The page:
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It's very easy to mistake Into the Badlands as yet another graphic novel adaptation, much like AMC's biggest hit in their brief history as an original programming network (and the biggest hit across cable overall), The Walking Dead, and the most buzzworthy show they have in production, Preacher. It's not, though, of course. Instead, executive producers Alfred Gough and Miles Millar drew from the classic Chinese tale Journey to the West. But it makes sense that the producers behind proto-comic book boom adaptations like Smallville and the Tobey-Spidey era made a series that plays like that type of heightened blockbuster adaptation. It's less of the Chris Nolan style that uses comics as a launching pad to create something that transcends the material, more an entity that knows exactly what it is and where it comes from and embraces it. Which is to say, Into the Badlands (I've seen the first two episodes) is laced with tons of action, shamelessly expository dialogue, cartoonish accoutrements, and at times suss acting. And I kind of liked it for that.
There's a thin line between say, the full-on source material embrace of the Marvel movies and the F+ schlock of well, Joel Schumacher's Batman movies. Into the Badlands is a genre show, straight up. A heightened martial arts opera, the series imagines a future populated with flourishes from the past, somewhat similar to the wild western aesthetics of Joss Whedon's nonetheless intergalactic Firefly. In the wake of a ruinous, unspecified war, society has been refashioned into a scenario where "barons" rule over plantation-like estates and offer protection and shelter in exchange for indentured servitude. Guns have been outlawed, but each baron's interests are protected by elite killing-machine enforcers, also known as "clippers." Badlands follows Sunny (Daniel Wu), the lead clipper, confidant, and prodigal son of Baron Quinn (Martin Csokas), who despite a steadfast loyalty, definitely yearns for a life outside the feudal system. There's also a young kid whose eyes turn black and has superpowers.
If Badlands were shooting for prestige, then it'd be ripe for panning. Instead, at around the time Sunny had a 10-minute samurai showdown with four assailants while their boss watched from a luxury car, I had fully embraced this as a series that's extremely comfortable with itself. But it's understandable why it's been receiving lukewarm reviews—a show like this is confusing coming from the same network that brought you Mad Men and Breaking Bad. It's a jarring shift in production that hints at a larger issue within AMC.
Today as we muddle through Peak TV, hundreds of channels and hundreds more scripted series, it's hard for networks to contextualize an identity around content. CBS is for olds, ABC is ShondaLand, The CW is for tweens and DC Comics, HBO is generally reliable for a strong Sunday night? Those are all applicable labels that nonetheless only barely encompass the networks full year-round slate of programming. And what of AMC? The network that birthed itself around the series that would go on to become peak #prestige television is now in a curious place. This past spring when the camera faded to black on Don Draper's meditative face also marked an end to the brand AMC, always struggling with identity (their programming commercials are hilariously incongruous), was attempting to establish. And the curtain's been closing since Breaking Bad left airwaves in September 2013.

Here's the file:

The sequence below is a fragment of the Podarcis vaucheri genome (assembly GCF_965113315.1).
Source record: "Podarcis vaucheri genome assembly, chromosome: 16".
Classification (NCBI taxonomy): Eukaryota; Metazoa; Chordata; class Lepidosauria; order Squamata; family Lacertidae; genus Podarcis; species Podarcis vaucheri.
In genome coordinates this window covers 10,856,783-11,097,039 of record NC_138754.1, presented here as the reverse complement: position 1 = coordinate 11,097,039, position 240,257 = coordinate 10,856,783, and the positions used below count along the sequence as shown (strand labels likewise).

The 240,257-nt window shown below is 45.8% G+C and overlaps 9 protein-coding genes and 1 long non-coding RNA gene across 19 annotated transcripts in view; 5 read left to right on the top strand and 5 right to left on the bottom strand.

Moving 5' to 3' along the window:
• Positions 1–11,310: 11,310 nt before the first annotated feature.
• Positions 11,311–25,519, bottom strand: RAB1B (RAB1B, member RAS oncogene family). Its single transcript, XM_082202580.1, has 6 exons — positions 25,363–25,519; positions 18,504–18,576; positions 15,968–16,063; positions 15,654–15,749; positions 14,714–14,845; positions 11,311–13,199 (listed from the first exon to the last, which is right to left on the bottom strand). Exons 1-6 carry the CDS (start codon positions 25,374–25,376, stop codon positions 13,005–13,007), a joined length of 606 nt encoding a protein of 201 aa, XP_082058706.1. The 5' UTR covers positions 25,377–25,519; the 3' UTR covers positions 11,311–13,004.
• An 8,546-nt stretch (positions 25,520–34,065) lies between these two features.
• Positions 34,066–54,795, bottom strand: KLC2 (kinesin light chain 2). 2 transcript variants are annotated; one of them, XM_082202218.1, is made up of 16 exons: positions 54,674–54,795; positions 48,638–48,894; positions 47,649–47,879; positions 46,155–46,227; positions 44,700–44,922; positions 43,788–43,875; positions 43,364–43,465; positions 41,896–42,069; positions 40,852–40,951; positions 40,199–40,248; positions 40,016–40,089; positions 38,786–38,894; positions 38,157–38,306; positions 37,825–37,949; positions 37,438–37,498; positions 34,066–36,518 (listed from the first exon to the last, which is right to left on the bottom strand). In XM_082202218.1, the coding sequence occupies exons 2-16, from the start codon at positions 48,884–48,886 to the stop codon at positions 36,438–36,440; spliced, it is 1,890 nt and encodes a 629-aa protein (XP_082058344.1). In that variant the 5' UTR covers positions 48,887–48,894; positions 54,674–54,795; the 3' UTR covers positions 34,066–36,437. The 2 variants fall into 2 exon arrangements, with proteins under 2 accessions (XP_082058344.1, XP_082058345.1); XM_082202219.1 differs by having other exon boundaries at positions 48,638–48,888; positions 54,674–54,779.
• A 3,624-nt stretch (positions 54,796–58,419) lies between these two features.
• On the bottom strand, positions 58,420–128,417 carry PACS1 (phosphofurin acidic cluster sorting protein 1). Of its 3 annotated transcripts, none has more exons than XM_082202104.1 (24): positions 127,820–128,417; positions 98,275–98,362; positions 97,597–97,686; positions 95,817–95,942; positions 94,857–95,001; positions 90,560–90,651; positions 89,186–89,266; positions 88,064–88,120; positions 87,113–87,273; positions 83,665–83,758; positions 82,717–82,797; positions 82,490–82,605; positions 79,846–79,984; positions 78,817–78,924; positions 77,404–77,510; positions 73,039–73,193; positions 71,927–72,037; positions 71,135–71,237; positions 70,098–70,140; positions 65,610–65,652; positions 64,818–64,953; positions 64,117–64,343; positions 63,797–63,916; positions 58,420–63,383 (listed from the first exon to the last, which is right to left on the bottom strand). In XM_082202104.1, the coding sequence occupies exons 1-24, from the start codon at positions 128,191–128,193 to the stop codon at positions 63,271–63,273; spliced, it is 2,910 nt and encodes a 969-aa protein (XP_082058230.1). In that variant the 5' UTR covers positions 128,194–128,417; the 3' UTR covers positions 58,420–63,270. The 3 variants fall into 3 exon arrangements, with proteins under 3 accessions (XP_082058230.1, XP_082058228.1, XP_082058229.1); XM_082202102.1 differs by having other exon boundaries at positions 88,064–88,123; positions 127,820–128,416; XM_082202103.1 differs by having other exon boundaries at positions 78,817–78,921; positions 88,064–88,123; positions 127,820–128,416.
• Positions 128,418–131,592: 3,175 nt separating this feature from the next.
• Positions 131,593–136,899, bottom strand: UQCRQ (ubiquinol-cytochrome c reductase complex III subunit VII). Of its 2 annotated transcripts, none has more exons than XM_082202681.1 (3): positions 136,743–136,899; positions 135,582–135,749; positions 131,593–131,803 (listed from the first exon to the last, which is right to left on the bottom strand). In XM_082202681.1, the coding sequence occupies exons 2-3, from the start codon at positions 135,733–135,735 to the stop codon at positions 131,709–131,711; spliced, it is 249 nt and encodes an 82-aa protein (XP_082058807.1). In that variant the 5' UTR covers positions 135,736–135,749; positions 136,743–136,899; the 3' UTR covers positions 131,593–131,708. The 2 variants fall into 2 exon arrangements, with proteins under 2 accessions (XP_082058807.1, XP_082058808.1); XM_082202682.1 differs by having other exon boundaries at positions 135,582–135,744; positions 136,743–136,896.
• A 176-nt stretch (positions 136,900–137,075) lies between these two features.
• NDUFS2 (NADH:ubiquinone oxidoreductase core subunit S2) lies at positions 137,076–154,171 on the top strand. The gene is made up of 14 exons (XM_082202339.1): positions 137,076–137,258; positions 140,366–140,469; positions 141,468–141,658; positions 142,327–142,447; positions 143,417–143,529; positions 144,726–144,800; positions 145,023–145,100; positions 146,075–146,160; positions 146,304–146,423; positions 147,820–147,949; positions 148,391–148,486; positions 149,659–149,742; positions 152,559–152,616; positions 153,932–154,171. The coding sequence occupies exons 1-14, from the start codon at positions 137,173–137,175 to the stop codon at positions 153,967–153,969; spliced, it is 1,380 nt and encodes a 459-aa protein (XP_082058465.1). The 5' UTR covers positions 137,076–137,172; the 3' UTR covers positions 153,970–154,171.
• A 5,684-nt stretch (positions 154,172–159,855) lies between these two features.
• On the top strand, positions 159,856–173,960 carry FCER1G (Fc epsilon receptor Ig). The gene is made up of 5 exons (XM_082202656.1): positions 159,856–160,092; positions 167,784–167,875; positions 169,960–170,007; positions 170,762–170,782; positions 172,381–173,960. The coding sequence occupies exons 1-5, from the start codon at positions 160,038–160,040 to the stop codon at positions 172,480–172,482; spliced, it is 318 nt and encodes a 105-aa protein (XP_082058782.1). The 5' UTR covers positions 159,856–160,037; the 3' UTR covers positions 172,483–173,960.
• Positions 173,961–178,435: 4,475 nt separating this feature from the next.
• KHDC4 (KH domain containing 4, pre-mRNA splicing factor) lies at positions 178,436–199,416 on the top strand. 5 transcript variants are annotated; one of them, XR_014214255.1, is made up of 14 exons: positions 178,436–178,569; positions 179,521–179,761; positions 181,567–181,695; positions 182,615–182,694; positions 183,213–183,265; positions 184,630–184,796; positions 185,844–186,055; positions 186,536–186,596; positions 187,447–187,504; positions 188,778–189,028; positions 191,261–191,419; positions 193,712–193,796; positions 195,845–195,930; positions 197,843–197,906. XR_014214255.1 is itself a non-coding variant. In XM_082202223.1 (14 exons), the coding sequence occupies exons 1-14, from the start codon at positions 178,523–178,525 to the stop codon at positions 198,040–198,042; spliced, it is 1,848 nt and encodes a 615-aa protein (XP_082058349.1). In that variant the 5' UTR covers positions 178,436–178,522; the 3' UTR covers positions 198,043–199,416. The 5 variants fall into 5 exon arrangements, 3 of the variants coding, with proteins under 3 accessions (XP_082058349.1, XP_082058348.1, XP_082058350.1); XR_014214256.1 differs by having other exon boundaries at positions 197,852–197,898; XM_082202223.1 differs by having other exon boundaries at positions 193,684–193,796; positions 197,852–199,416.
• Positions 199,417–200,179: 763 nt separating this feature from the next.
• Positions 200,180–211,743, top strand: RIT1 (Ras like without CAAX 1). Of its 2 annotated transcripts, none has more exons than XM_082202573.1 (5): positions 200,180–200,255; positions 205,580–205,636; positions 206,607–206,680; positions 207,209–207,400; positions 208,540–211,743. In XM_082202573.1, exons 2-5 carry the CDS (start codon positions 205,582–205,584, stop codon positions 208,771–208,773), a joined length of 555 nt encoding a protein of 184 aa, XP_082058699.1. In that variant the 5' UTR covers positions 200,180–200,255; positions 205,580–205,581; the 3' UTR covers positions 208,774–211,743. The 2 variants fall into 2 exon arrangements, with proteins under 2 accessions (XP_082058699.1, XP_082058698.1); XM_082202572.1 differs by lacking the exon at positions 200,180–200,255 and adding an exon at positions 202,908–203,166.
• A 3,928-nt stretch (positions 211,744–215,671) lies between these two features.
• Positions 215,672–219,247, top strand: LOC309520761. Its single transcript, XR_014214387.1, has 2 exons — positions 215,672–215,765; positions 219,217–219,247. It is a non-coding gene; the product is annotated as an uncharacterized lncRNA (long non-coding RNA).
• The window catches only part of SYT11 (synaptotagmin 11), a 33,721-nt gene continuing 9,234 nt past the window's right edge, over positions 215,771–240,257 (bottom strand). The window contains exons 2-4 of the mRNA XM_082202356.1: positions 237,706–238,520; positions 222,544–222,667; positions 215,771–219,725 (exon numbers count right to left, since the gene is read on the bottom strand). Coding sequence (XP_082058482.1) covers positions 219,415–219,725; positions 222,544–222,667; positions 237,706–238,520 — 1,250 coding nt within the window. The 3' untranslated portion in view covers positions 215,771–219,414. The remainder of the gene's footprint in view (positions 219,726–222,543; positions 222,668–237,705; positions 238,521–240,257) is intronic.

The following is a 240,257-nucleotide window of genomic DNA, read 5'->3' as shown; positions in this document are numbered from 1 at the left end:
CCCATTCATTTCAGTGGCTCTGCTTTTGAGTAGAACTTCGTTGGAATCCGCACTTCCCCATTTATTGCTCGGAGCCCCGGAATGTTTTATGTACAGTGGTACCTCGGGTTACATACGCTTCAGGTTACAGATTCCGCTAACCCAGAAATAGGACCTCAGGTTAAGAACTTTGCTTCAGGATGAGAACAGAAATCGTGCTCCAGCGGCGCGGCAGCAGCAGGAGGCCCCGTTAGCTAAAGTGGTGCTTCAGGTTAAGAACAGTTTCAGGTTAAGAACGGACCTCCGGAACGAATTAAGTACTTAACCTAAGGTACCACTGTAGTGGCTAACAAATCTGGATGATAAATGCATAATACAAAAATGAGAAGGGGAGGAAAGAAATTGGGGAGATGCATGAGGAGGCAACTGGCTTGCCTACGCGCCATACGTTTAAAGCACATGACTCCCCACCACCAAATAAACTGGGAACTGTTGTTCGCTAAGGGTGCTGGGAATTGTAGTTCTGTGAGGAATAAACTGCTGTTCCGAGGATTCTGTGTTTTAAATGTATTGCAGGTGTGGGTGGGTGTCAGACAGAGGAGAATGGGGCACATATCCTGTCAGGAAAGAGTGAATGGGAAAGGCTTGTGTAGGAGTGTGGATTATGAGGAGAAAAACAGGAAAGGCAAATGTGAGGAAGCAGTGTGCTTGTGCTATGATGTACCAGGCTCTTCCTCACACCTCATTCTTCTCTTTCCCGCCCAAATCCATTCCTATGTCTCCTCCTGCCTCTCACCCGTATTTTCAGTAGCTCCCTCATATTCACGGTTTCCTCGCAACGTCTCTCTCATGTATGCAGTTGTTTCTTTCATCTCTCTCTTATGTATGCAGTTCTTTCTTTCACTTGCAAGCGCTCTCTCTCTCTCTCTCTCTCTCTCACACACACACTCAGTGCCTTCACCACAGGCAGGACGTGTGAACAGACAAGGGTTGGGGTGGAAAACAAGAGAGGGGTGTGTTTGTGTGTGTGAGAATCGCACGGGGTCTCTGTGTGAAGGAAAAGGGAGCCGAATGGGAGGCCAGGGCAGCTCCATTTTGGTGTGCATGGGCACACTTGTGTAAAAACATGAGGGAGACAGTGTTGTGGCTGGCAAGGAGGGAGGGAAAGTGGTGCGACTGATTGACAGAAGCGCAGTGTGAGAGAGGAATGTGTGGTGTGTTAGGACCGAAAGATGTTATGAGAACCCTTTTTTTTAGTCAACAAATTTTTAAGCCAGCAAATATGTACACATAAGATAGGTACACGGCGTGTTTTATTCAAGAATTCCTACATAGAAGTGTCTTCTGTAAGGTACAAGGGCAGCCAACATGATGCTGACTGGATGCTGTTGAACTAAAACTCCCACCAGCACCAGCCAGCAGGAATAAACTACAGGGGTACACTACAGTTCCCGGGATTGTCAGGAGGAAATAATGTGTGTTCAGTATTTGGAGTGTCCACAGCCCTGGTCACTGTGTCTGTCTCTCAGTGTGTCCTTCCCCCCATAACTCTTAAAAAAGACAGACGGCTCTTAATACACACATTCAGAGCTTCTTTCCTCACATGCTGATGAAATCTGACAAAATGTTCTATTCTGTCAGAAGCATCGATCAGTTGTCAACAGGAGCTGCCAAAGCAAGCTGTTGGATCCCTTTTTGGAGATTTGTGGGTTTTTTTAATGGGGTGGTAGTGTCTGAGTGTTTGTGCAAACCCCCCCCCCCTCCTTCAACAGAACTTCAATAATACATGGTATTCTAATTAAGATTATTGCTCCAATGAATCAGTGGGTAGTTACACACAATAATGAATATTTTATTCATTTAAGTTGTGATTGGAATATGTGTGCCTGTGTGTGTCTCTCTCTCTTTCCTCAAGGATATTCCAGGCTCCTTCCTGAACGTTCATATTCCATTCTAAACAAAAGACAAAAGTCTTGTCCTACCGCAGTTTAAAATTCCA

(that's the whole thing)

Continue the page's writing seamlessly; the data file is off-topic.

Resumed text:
There's an easy answer to AMC's identity crisis and it becomes readily apparent while watching Into the Badlands. Much like "Ozymandias," the network's days of competing on a prestigious, Emmy-bait level the likes of HBO are behind it. And yet, AMC is not one to weep for. The Walking Dead has maintained its record-breaking highs. Preacher, an adaptation of one of the most beloved graphic novels ever, is one of the most anticipated debuts of 2016. They even have a reality show called Comic Book Men anchored by Kevin Smith. On the flipside, the network's biggest Ls creatively, commercially or critically and sometimes both, have come in pursuit of successors to Mad Men and Breaking Bad. There was Low Winter Sun, the wannabe The Shield that embarrassingly tried to ride Bad's final season coattails to no avail. Revolutionary War drama Turn and the Reconstruction-era Hell on Wheels endure despite collective crickets in ratings, acclaim and buzz. The only current series that recalls AMC's brand aspirations are the critically acclaimed Halt & Catch Fire, and the surprisingly worthy-of-your time Breaking Bad spin-off Better Call Saul.
AMC had a good run producing two dramas that would go on to become arguable for top ten of all time. The current clusterfuck of television might not need another Emmy-bait network, but one that harbors and produces programming like a martial arts melodrama, two shows about the zombie apocalypse and a possessed preacher? Therein poses an opportunity to consolidate and thus strengthen the brand as a go-to home for making TV's answer to smart blockbusters. Adult, crowd-pleasing adaptations that skew heavily towards comics and other genre-based audiences and pull in big numbers. After all, Into the Badlands may fall short of replacing Mad Men or Breaking Bad on a quality level, but it does succeed in bringing a much-needed dose of expertly crafted action to TV. Like Don Draper did plenty of times, it may just be time for AMC to change the conversation.